If you have an internal IT administrator, they might be pretty stressed about your business’ security. Why? Simple – there’s a good chance that they feel trapped in a few common situations. Let’s review some stresses that influence IT employees, negatively affecting your security.
How busy is your internal IT staff – and how many people make up that team? It isn’t uncommon for these employees to be overworked… and when a security issue pops up, they often have additional responsibilities heaped on top of their already full schedule. Sometimes, they may be volunteered for certain tasks, or given additional titles.
Perhaps this person isn’t even an IT employee, but everyone turns to them because they seem to be pretty good with a computer.
The problem here should be apparent – there’s only so much that one person can do, especially when their responsibilities are of such importance to an organization. Therefore, while it can be tempting to lean on an employee that seems reliable, it can sometimes backfire into creating an employee who never has the opportunity to get any of their own tasks done.
On a related note, it isn’t just internal responsibilities that an internal resource feels pressured to complete. Part of an IT specialist’s job is to keep apprised of developing threats and undergo regular trainings to keep sharp on the security end of things. This is no small feat on its own, and when combined with the often-growing list of things to do for the company directly, something often falls by the wayside.
This creates a two-fold problem… in addition to not being aware of developing threats, the IT resource doesn’t know to look for the solution to them. Even if the IT department prioritizes their security training, it is often at the expense of some other work responsibility – again, largely because there’s too much responsibility placed on each person.
As connected devices and other Internet-of-Things doodads are introduced into our lives, more of them will inevitably make their way into the workspace. While they may offer some convenience to the user, the IT specialist will likely have a very different impression of them. These devices are notorious for having sub-standard security, which has contributed to attacks like Mirai and many others.
While there are ways that these devices could be developed to be more secure in the future, this has not been prioritized by manufacturers – in fact, there are usually no records of any security testing whatsoever. So, despite the promise of these devices proving valuable in the professional environment, the lacking security is of great concern to IT specialists today.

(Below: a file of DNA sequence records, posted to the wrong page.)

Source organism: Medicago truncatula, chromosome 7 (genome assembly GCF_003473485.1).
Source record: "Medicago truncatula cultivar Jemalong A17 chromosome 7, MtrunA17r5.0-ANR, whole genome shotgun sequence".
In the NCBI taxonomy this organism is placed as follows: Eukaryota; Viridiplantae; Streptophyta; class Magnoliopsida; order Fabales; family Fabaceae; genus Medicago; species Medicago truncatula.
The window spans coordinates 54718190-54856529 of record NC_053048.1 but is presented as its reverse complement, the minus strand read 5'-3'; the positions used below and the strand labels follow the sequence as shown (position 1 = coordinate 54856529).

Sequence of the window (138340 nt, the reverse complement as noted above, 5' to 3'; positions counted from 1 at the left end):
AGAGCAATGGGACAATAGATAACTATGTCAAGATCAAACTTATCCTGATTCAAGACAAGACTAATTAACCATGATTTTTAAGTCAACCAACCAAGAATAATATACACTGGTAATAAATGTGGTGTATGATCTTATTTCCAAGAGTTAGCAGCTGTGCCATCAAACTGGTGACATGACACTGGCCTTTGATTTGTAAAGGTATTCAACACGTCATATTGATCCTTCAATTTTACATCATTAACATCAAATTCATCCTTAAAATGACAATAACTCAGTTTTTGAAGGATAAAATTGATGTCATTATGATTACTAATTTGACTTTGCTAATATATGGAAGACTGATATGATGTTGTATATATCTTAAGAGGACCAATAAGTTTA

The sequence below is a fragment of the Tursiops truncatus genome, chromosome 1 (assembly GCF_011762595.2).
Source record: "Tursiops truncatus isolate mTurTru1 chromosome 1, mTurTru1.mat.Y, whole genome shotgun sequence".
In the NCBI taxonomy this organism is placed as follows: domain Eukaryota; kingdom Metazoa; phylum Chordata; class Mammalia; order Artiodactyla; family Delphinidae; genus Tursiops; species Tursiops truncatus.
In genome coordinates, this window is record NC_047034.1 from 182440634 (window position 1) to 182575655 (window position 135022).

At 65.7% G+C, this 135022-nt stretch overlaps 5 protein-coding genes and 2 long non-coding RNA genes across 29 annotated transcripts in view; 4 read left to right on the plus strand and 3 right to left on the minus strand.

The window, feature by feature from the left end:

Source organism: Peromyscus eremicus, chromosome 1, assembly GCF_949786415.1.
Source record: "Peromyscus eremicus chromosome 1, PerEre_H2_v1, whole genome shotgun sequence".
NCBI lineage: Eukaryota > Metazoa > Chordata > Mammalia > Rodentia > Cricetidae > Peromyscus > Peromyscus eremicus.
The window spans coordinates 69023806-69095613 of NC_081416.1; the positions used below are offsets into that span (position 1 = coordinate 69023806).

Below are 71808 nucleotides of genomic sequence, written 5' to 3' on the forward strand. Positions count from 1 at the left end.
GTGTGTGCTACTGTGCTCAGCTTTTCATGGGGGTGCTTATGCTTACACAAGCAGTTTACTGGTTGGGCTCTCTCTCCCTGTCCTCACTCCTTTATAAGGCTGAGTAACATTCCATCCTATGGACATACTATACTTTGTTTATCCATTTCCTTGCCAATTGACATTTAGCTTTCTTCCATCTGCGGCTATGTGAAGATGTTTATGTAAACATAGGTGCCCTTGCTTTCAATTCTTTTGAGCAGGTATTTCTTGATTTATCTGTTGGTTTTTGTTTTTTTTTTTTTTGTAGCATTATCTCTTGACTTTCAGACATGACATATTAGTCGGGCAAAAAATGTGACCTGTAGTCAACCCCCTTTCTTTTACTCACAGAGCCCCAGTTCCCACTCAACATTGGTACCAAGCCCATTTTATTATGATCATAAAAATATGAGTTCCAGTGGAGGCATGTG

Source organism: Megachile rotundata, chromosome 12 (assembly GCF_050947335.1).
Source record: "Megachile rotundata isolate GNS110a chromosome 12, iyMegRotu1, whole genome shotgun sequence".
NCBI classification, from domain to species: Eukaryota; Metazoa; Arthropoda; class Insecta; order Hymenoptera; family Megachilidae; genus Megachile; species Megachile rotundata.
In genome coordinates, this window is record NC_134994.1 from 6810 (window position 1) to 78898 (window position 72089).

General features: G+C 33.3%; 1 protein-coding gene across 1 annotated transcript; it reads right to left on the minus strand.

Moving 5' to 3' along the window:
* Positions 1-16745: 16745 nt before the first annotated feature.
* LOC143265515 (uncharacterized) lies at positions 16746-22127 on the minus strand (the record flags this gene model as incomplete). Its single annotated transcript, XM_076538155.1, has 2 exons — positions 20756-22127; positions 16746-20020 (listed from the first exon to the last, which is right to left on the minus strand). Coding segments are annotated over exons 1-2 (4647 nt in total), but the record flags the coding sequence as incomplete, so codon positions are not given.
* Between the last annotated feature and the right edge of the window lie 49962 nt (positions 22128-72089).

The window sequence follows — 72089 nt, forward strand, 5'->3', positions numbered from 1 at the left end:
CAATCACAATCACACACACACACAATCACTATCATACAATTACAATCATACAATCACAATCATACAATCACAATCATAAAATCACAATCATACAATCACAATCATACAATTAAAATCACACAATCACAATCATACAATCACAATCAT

It only seems natural that, when there is something that actively makes a job more difficult, an increasing amount of it can only be expected to increase stress levels.
This is precisely the situation that the IT specialist finds themself in. While we have already mentioned how an increase in threats creates more pressure on these employees, it warrants repetition – especially when one considers how these threats are shifting. Between the number of threats growing, and the rising number of devices in the workplace, cybercriminals have a greater opportunity to attack.
It doesn’t help that attackers are becoming more strategic, either. Their evolving tactics are leaving more businesses vulnerable, and attacks are happening more often. One of the biggest challenges for IT, however, is keeping the rest of a company’s users apprised and aware of the risks that are out there. This means that these users are opening up the company to attack without being aware of what they’re doing, certainly not the ideal security situation.
Unfortunately, one of the biggest stresses in any IT employee’s professional life is usually the people that they work with. There can often be the assumption that, since “security” isn’t a part of the job title, the rest of your staff doesn’t have to worry about security issues, that the IT resource will take care of it all. As a result, there can often be a lax attitude toward security best practices, like changing or sharing passwords and other basic security mistakes. This leads to a stressed-out IT team that has to run around, putting out fires.
TechPulse can help take some of the stress off your internal IT resources, or can step in as a remote IT department, depending on your circumstance. Reach out to us at 1-800-656-3144 to learn more.